Renters and rental property owners in Bell County will soon get the financial help they need to avoid eviction.

It's been almost a full year since the pandemic started, causing record numbers of unemployment fillings in Texas and leaving people and families desperate for some help. Employment numbers are starting to rebound nationally, but for some the damage has already been done. Paying rent has taken a back seat to feeding the families that have seen a loss of job affect their income.

According to a report from the Temple Daily Telegram, Hill Country Community Action has partnered with Bell County commissioners to make $10.9 million in federal funds available for rental assistance. The money comes directly from the U.S. Department of the Treasury, and will need to be distributed by September.

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County Judge David Blackburn says those who are facing eviction should be the first to receive the aid, but that he hopes to see the program expanded once the most vulnerable have been helped.

So who's eligible to receive help from the program? Residents making 80% or less of the area median income of $63,900 for a family of four will take priority, especially if they're at risk for homelessness due to circumstances created by the ongoing COVID-19 pandemic. Those making below 50% of the area median income will be given top priority.

The director of finance and administration at Community Action, Ashley Johnson, said eligible renters would receive help with past due rent and utilities dated after March 13, 2020.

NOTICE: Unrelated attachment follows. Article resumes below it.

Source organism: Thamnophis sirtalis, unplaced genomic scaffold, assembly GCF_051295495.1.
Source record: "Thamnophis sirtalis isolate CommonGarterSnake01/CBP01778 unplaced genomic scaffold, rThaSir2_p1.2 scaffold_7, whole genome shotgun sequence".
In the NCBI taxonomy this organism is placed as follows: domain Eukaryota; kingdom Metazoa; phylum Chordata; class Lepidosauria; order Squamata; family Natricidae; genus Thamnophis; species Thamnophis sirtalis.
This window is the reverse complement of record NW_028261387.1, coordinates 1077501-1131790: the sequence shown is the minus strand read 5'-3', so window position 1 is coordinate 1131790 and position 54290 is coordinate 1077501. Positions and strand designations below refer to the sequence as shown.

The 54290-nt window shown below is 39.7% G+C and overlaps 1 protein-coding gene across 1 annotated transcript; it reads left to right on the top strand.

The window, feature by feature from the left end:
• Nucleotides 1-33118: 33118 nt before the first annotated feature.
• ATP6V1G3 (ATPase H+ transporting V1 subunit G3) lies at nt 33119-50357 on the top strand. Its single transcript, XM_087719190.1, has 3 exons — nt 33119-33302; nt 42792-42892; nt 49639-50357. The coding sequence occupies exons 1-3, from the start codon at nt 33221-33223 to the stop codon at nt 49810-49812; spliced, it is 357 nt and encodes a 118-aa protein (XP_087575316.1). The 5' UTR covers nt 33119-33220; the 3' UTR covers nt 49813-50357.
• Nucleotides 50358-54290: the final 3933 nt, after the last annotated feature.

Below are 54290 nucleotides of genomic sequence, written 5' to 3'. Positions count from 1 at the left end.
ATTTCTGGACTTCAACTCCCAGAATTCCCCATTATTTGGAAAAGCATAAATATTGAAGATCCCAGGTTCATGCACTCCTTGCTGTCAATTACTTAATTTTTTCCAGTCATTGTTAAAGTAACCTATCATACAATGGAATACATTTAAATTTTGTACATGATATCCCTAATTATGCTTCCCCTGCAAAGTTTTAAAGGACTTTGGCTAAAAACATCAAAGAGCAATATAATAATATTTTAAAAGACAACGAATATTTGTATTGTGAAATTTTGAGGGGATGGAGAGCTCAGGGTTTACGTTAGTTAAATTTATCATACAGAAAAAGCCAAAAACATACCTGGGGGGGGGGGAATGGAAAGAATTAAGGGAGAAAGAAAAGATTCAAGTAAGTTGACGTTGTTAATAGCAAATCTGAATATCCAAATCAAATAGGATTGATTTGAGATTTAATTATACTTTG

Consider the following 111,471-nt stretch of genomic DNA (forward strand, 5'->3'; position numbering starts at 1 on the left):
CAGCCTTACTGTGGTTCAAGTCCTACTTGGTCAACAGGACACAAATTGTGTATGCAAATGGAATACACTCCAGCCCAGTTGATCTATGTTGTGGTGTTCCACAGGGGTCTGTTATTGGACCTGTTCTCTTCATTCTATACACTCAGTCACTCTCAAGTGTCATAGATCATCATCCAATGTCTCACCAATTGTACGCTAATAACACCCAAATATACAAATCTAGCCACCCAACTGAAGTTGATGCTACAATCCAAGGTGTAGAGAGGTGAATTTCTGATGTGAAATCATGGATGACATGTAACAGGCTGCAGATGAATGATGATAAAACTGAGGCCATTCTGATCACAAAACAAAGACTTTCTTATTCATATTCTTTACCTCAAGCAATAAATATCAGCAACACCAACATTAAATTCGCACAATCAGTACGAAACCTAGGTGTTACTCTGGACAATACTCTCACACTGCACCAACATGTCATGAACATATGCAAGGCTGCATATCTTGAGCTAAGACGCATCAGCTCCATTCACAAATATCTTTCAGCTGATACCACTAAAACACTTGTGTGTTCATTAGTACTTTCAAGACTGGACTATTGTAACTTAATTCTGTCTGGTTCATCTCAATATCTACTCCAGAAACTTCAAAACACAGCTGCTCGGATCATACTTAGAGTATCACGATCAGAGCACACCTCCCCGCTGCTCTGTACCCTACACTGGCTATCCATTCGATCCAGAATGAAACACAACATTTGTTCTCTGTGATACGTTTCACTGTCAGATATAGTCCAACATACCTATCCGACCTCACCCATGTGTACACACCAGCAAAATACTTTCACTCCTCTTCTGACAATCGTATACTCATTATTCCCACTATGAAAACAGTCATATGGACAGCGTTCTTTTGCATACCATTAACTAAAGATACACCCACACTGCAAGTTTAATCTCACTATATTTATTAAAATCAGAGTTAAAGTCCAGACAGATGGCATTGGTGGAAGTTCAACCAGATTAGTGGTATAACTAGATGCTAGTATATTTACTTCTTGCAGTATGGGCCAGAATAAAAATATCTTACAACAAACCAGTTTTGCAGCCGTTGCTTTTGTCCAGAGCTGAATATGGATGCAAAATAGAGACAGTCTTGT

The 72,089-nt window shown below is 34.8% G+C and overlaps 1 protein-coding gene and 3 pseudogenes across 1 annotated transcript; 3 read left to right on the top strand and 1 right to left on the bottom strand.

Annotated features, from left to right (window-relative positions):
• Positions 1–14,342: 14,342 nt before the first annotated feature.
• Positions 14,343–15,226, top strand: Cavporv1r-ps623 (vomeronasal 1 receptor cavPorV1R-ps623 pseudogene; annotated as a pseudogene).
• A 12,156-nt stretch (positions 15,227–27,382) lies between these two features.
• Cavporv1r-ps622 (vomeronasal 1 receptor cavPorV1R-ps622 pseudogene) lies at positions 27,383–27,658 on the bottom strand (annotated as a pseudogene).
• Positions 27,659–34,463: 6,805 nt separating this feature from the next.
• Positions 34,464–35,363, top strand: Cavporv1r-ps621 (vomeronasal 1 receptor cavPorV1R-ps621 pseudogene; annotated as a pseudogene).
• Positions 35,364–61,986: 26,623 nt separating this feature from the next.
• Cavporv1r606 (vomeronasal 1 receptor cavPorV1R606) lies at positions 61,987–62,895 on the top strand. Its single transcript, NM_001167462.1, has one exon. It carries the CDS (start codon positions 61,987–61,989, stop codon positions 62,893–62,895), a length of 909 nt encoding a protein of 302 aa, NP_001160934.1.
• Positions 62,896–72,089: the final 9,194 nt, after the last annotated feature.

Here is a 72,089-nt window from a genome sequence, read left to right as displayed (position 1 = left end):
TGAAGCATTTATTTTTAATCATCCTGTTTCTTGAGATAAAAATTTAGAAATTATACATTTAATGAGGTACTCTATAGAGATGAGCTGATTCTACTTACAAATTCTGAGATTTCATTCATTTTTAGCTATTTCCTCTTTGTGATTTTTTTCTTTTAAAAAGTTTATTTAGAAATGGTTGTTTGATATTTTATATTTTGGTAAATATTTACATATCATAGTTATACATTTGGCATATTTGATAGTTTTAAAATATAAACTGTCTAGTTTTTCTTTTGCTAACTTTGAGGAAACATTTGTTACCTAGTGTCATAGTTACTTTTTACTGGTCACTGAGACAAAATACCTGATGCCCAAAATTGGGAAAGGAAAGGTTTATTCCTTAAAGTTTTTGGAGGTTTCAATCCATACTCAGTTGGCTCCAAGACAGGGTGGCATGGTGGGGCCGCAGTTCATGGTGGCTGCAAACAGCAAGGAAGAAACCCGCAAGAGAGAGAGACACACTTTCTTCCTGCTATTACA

Further details are expected to be posted to Bell County's website.

So many people were already dealing with pandemic-related financial hardship before last month's severe winter storm, and now they're dealing with the costs of repairs on top of that. If you live in Temple and could use help with a repair project, get in touch with the Temple Recovery Taskforce at (254) 298-5999. You may be eligible for assistance. You can also apply for resources from FEMA at

Stay strong, help is on the way.

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Stacker used data from the 2020 County Health Rankings to rank every state's average life expectancy from lowest to highest. The 2020 County Health Rankings values were calculated using mortality counts from the 2016-2018 National Center for Health Statistics. The U.S. Census 2019 American Community Survey and America's Health Rankings Senior Report 2019 data were also used to provide demographics on the senior population of each state and the state's rank on senior health care, respectively.

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